Week in Review


Samsung Galaxy Note 7s, airplanes and spontaneous combustion. Oh my! The U.S. Department of Transportation (DOT) issued an emergency order banning all Samsung Galaxy Note7s from air transportation, carry-on baggage and checked baggage on flights to, from or within the United States effective Saturday, October 15. BBC reports carriers in Australia, Asia and Europe followed suit shortly after. Air Berlin, Qantas, Virgin Australia and Singapore Airlines have all issued statements prohibiting the devices. According to Business Traveller, Samsung has set up exchange booths at airports in Australia, South Korea and the U.S. in an effort to replace the faulty devices. Airline passengers are able to trade in their Note7 for a new device and have their personal information transferred at the booths.

The Wall Street Journal reports India’s largest online travel agencies MakeMyTrip and Ibibo are merging. The transaction is expected to be finalized by the end of December and will enable the online travel agency to be more fiercely competitive in an ever-changing landscape.

According to Travel Daily News, IATA forecasts air passenger demand will nearly double over the next 20 years from 3.8 billion air travelers in 2016 to a projected 7.2 billion in 2017. The same source reports a new UK travel service enables airline passengers to check in luggage remotely from anywhere in London. The service provides a seamless travel experience by enabling passengers to travel completely luggage free until they reach their destination.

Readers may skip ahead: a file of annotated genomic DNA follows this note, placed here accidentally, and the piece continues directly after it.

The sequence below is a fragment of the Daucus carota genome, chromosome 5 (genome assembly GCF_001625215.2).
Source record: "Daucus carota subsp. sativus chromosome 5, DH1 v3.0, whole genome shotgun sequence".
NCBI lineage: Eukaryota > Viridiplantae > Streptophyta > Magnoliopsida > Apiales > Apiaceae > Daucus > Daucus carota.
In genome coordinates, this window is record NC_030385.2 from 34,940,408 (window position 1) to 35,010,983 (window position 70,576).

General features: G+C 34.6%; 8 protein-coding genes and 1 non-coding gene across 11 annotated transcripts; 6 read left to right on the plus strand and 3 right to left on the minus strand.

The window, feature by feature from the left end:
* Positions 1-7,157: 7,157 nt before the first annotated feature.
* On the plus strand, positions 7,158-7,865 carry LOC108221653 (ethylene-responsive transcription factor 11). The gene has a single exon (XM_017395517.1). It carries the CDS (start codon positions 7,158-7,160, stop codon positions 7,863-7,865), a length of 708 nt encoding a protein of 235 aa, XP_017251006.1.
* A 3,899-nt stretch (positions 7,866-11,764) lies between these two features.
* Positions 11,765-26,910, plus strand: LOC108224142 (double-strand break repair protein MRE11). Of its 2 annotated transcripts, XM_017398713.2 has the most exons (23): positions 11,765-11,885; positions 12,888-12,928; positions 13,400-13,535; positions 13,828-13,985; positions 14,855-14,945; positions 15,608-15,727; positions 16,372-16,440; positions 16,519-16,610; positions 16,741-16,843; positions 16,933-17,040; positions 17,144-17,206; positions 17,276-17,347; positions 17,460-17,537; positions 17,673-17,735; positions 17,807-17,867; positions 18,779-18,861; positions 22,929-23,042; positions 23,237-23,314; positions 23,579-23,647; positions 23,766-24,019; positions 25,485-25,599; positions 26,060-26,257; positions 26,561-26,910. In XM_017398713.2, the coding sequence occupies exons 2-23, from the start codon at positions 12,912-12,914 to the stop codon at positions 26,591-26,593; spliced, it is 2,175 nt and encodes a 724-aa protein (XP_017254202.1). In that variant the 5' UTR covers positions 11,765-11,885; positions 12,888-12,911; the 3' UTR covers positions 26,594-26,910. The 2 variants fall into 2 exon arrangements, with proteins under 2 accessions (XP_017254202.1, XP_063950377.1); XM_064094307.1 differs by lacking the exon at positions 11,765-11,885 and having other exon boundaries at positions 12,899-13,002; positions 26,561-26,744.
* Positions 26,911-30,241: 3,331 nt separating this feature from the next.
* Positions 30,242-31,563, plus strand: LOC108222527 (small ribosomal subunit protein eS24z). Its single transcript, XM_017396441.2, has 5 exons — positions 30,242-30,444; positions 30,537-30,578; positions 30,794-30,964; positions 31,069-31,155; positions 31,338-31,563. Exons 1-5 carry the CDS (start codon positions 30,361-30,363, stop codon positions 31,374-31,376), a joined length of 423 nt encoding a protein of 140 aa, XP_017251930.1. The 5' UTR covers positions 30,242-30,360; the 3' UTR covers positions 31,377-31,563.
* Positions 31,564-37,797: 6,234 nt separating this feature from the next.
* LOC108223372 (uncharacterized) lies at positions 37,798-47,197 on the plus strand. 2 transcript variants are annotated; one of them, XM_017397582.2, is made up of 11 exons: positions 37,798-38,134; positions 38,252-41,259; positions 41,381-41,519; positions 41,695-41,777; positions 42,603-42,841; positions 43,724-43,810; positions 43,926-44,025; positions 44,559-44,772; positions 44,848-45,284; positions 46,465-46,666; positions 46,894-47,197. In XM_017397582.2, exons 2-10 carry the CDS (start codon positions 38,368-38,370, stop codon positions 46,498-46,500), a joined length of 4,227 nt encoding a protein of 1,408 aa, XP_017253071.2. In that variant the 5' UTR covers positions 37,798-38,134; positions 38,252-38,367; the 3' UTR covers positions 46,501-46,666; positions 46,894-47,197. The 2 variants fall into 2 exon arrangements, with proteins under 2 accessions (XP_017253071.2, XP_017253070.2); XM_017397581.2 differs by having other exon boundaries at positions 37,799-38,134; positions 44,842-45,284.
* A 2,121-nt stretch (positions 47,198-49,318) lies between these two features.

Airbnb has enacted a new “one host, one home” policy in which it will ban hosts with multiple listings in San Francisco and New York. According to Skift, the company will have the technology to do so as of November 1.

After an extensive development process, the GBTA Foundation unveiled a new Car Rental RFP, in partnership with Enterprise. The updated RFP includes a new sustainability component and is available free of charge to all here. The GBTA Foundation also released its latest quarterly U.S. business travel forecast, slightly downgrading expectations from the previous quarter. Skift shares findings from the forecast and reports election malaise and global uncertainty are expected to hurt U.S. business travel spend in 2016.

According to USA TODAY, the DOT debates requiring U.S. airlines to include ancillary fees in base fares for “all-in-one pricing” to alleviate traveler frustrations. Tnooz reports Google has added airfare forecasts and hotel loyalty marketing to its metasearch tool. It now predicts price changes for plane tickets and encourages consumers to sign up for hotel loyalty programs to receive special rates.

Skift reports traditional car service use is on the rise, despite the presence of ridesharing services like Uber and Lyft. The steady growth can be attributed to the prevalence of traditional car service use in the business travel space.

Your list for this week comes from Skift:

6 Charts Comparing Business and Leisure Traveler Satisfaction with U.S. Destinations

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